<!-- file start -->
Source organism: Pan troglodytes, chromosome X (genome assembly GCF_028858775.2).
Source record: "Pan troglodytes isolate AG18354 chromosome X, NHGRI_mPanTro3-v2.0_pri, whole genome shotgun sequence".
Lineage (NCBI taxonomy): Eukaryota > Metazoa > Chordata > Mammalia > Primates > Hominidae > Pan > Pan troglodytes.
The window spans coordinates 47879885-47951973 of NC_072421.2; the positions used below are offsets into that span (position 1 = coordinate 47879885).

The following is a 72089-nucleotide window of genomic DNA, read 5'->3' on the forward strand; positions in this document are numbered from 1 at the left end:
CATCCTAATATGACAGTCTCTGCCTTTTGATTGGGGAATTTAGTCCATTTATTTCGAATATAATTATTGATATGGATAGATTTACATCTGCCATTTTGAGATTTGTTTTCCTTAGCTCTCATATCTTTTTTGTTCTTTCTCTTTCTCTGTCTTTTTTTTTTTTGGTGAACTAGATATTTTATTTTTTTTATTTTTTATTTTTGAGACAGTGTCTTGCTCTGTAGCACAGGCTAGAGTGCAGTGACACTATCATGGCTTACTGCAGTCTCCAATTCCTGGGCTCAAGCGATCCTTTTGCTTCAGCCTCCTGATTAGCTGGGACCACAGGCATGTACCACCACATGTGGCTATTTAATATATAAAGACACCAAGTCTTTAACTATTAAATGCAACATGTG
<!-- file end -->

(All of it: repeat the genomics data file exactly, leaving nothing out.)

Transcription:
Source organism: Pan troglodytes, chromosome X (genome assembly GCF_028858775.2).
Source record: "Pan troglodytes isolate AG18354 chromosome X, NHGRI_mPanTro3-v2.0_pri, whole genome shotgun sequence".
Lineage (NCBI taxonomy): Eukaryota > Metazoa > Chordata > Mammalia > Primates > Hominidae > Pan > Pan troglodytes.
The window spans coordinates 47879885-47951973 of NC_072421.2; the positions used below are offsets into that span (position 1 = coordinate 47879885).

The following is a 72089-nucleotide window of genomic DNA, read 5'->3' on the forward strand; positions in this document are numbered from 1 at the left end:
CATCCTAATATGACAGTCTCTGCCTTTTGATTGGGGAATTTAGTCCATTTATTTCGAATATAATTATTGATATGGATAGATTTACATCTGCCATTTTGAGATTTGTTTTCCTTAGCTCTCATATCTTTTTTGTTCTTTCTCTTTCTCTGTCTTTTTTTTTTTTGGTGAACTAGATATTTTATTTTTTTTATTTTTTATTTTTGAGACAGTGTCTTGCTCTGTAGCACAGGCTAGAGTGCAGTGACACTATCATGGCTTACTGCAGTCTCCAATTCCTGGGCTCAAGCGATCCTTTTGCTTCAGCCTCCTGATTAGCTGGGACCACAGGCATGTACCACCACATGTGGCTATTTAATATATAAAGACACCAAGTCTTTAACTATTAAATGCAACATGTG